This is not an argument for reform based on an abstract notion of political equality. It’s down to brass tacks (or tax). The middle class is the Atlas supporting the California real estate market: it does the bulk of the buying and selling — and incidentally, the employing of real estate professionals. But the middle class is shrinking. Who will ensure the livelihood of our dear readers, if the middle class continues to thin?
A recent editorial published in the New York Times discusses the possibility of taxing imputed rents.
First, the definition of imputed rents. Every homeowner pays a dual role:
- a consumer of shelter, such as any tenant; and
- a real estate investor, such as any landlord.
As a consumer of shelter, when a homeowner makes a mortgage payment, they are paying rent (the imputed rent in the editorial’s scheme). Rent is an expense for the homeowner, as a consumer.
As an investor (owner of the property), the homeowner’s equity increases each time they make a mortgage payment. This is a form of income for the same homeowner, in their role as an investor.
The editorial proposes that all rents are taxed as income – meaning owner-occupants and landlord/investors all pay for the benefit of receiving rents, be they imputed or actual. Likewise, they each are eligible for write-offs like the MID and depreciation and maintenance deductions. This creates a “tax neutral” scenario where taxes paid on rental income — again, imputed or actual — are offset by deductions. Everyone is treated the same.
But if tax neutrality is the goal, why not simply eliminate the MID? The current MID offers homeowners (with mortgages) the tax write off without taxing imputed rents — the income derived from their investment. In other words, homeowners are treated as investors in terms of subsidies but not in terms of revenues.
Add Prop. 13 to this picture and one quickly sees how heavily tax-favored California housing truly is. Under the current regime, wealthy homeowners enjoy deductions for mortgage interest and property tax plus tax shelter from reassessments of their bloated high-tier property value. All this without paying income tax on imputed rent.
Rather than adding more confusion to an already convoluted tax code by taxing imputed rental income, how about destroying the subsidies altogether? The average middle-income homeowner benefits from these subsidies by name only — they are tantamount to a propaganda campaign to encourage homeownership while offering little real value. The wealthy, long-term owners of high-tier and second homes, benefit tremendously from the subsidies. Eliminate them to right the ship of fiscal housing policy while generating more revenue to boot.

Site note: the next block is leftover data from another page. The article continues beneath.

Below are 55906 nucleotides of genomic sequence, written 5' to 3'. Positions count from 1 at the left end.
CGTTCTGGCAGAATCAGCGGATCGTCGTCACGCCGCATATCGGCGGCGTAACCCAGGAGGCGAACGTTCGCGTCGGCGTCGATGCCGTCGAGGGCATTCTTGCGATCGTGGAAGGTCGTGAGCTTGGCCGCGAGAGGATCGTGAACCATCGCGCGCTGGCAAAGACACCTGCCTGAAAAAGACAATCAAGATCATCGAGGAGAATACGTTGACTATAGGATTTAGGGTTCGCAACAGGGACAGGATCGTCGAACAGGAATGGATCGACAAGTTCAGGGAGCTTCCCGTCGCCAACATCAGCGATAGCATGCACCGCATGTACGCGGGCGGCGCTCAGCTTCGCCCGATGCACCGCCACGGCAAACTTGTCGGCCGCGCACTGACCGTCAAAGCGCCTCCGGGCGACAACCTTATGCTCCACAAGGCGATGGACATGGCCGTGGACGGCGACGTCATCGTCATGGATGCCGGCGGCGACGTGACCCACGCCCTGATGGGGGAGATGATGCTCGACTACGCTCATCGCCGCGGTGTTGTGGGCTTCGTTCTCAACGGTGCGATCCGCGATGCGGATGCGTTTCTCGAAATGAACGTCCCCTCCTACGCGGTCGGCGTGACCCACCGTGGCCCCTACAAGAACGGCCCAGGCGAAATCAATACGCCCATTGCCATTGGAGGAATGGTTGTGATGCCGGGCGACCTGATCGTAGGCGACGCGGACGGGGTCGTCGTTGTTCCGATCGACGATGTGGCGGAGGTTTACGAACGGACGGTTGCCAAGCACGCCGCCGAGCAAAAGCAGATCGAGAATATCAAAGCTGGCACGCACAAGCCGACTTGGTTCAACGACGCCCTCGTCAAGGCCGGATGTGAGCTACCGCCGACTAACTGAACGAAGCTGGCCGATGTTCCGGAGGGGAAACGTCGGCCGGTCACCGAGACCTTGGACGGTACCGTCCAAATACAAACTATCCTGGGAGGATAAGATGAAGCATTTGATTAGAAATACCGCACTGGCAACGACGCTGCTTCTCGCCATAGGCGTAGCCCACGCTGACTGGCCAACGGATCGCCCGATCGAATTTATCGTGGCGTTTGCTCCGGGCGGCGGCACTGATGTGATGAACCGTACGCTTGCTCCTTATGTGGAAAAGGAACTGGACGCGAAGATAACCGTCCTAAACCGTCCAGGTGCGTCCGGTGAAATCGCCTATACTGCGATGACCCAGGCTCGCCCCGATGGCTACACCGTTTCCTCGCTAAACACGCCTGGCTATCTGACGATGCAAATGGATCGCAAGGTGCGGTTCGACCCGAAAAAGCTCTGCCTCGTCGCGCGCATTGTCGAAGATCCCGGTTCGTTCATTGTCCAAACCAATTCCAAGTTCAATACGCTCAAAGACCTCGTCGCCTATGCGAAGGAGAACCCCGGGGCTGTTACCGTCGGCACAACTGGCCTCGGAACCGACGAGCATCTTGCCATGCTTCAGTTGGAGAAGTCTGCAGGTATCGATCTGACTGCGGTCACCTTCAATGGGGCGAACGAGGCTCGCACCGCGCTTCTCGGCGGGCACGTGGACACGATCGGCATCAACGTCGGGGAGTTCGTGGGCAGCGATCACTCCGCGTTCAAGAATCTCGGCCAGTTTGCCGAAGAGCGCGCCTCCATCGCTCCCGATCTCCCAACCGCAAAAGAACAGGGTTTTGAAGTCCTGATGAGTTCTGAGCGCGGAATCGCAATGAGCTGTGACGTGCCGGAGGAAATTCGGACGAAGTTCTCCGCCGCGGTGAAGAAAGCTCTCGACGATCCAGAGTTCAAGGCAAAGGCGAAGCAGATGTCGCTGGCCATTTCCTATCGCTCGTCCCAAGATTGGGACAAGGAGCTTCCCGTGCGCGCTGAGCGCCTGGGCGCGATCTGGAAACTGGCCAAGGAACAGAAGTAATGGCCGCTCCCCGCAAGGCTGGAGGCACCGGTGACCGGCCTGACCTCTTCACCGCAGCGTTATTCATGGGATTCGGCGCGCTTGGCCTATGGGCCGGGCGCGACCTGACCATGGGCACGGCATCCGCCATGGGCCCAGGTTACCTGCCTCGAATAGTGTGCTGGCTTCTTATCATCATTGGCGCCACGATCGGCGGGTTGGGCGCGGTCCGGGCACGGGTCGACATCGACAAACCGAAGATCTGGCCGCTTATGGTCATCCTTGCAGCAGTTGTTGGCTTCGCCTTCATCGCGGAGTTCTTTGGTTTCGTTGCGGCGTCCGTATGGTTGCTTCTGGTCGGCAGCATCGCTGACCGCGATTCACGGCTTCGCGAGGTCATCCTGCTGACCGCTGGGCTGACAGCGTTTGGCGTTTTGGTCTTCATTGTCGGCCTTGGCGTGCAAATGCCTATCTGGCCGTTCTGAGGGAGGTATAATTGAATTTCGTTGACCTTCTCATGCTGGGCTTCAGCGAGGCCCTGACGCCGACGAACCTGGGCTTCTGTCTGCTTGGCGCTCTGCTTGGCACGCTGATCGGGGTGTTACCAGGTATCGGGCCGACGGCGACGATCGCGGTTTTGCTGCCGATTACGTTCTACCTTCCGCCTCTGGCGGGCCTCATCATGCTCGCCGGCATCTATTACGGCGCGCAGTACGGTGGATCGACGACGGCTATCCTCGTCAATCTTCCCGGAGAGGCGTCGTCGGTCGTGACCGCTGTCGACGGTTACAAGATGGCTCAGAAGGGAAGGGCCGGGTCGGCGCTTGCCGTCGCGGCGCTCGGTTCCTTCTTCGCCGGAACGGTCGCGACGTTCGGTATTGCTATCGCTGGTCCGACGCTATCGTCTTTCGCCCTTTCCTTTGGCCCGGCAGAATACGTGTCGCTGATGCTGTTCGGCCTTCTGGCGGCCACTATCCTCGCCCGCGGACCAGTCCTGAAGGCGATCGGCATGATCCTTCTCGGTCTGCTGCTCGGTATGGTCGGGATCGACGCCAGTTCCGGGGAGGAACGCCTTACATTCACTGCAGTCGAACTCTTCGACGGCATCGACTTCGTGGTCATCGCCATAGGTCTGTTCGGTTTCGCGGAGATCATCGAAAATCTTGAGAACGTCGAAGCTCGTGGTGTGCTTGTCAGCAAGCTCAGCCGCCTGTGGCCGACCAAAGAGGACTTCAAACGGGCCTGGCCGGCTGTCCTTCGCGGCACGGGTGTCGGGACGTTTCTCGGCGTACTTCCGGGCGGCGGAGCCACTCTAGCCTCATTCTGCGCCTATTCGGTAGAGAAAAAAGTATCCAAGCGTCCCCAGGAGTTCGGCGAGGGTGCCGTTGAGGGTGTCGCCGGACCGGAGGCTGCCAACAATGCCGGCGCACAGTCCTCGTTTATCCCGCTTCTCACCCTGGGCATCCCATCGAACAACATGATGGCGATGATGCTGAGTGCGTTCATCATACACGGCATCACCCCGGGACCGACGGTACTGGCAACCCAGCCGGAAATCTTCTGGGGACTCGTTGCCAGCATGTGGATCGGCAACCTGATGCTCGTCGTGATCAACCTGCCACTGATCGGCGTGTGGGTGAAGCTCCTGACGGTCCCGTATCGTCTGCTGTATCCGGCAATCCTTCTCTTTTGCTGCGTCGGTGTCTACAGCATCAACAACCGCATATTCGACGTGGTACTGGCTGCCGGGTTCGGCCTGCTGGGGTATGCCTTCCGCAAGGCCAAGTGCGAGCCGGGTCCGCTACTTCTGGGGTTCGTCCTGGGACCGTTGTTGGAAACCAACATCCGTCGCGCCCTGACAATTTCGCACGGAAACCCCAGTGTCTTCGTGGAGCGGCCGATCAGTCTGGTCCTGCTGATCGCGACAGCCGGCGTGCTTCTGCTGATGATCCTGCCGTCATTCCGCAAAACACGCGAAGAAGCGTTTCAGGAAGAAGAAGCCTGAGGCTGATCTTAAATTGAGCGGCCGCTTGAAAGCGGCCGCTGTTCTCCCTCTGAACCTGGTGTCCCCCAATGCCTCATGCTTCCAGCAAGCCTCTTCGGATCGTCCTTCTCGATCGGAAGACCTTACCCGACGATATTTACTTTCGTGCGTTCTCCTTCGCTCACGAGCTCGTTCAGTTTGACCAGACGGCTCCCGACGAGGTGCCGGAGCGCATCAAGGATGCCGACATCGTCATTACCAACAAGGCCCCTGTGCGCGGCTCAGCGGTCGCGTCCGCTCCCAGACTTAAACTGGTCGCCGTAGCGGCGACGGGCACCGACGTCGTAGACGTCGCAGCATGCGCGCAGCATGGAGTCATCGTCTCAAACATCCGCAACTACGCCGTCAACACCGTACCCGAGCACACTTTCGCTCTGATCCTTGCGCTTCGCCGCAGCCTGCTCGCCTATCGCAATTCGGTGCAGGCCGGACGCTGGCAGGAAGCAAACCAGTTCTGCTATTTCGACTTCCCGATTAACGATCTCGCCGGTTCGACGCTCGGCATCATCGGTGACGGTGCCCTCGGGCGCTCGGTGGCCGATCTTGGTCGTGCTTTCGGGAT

Fiscal stimulus via tax reform
As alluded to in the beginning of this article, issues of housing policy and taxation are largely a matter of perspective. Rather than thinking of the elimination of the MID and Prop. 13 as raising taxes, we prefer to think of it as economist Timothy Taylor does:
“The goal over the medium terms should be to make the housing market less tax-favored. It would benefit the U.S. economy to focus less on housing and more on investments that generate future economic growth. Most of the tax benefits of housing go to those with well above-average incomes — since these are the people who are living in bigger houses and itemizing deductions.”
We couldn’t say it any better.
Phasing out the MID and Prop. 13 amounts to closing tax loopholes for the wealthy and leveling the playing field for the middle class. And that’s something we desperately need to do in order to keep the market alive.
It is counterintuitive to be sure, and many who would benefit from rolling back these programs vociferously defend them. What they don’t see is that they’re defending an ideology that maintains income inequality, that corrupts the fundamentals of real estate economics and that leads to continuous stagnation in the California real estate market. But this is how the most successful and insidious social policies work — by luring the masses with a basket of bread while their wealthy overlords plunder the fields.
Beat the drum on this one, readers. Without a change, your base clients will begin to dwindle – and there are only so many multi-million dollar property listings to go ’round.